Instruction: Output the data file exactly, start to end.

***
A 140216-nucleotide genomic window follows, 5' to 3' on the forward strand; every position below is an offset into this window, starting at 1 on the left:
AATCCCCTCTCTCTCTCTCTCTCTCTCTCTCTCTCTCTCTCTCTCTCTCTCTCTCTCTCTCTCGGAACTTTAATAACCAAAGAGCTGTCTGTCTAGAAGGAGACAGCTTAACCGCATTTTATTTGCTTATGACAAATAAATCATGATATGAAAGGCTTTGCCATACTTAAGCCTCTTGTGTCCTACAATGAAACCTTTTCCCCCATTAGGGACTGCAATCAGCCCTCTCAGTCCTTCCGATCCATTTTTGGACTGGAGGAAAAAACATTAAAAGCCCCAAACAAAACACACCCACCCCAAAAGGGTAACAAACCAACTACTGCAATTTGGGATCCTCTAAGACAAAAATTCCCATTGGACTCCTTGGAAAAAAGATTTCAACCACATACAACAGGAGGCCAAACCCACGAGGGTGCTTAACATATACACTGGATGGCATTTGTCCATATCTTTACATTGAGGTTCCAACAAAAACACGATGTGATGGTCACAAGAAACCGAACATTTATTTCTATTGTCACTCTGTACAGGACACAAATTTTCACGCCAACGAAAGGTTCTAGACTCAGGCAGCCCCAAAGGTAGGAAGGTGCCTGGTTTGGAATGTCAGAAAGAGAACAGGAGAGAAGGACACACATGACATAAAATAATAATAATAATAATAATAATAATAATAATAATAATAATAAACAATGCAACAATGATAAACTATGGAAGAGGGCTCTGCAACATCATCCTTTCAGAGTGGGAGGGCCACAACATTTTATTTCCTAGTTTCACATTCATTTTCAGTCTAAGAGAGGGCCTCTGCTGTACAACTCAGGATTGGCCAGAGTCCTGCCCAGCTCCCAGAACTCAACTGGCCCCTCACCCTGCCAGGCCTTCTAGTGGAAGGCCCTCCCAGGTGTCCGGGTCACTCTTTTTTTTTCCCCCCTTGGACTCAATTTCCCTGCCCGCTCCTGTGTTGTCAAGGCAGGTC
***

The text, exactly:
A 140216-nucleotide genomic window follows, 5' to 3' on the forward strand; every position below is an offset into this window, starting at 1 on the left:
AATCCCCTCTCTCTCTCTCTCTCTCTCTCTCTCTCTCTCTCTCTCTCTCTCTCTCTCTCTCTCGGAACTTTAATAACCAAAGAGCTGTCTGTCTAGAAGGAGACAGCTTAACCGCATTTTATTTGCTTATGACAAATAAATCATGATATGAAAGGCTTTGCCATACTTAAGCCTCTTGTGTCCTACAATGAAACCTTTTCCCCCATTAGGGACTGCAATCAGCCCTCTCAGTCCTTCCGATCCATTTTTGGACTGGAGGAAAAAACATTAAAAGCCCCAAACAAAACACACCCACCCCAAAAGGGTAACAAACCAACTACTGCAATTTGGGATCCTCTAAGACAAAAATTCCCATTGGACTCCTTGGAAAAAAGATTTCAACCACATACAACAGGAGGCCAAACCCACGAGGGTGCTTAACATATACACTGGATGGCATTTGTCCATATCTTTACATTGAGGTTCCAACAAAAACACGATGTGATGGTCACAAGAAACCGAACATTTATTTCTATTGTCACTCTGTACAGGACACAAATTTTCACGCCAACGAAAGGTTCTAGACTCAGGCAGCCCCAAAGGTAGGAAGGTGCCTGGTTTGGAATGTCAGAAAGAGAACAGGAGAGAAGGACACACATGACATAAAATAATAATAATAATAATAATAATAATAATAATAATAATAATAAACAATGCAACAATGATAAACTATGGAAGAGGGCTCTGCAACATCATCCTTTCAGAGTGGGAGGGCCACAACATTTTATTTCCTAGTTTCACATTCATTTTCAGTCTAAGAGAGGGCCTCTGCTGTACAACTCAGGATTGGCCAGAGTCCTGCCCAGCTCCCAGAACTCAACTGGCCCCTCACCCTGCCAGGCCTTCTAGTGGAAGGCCCTCCCAGGTGTCCGGGTCACTCTTTTTTTTTCCCCCCTTGGACTCAATTTCCCTGCCCGCTCCTGTGTTGTCAAGGCAGGTC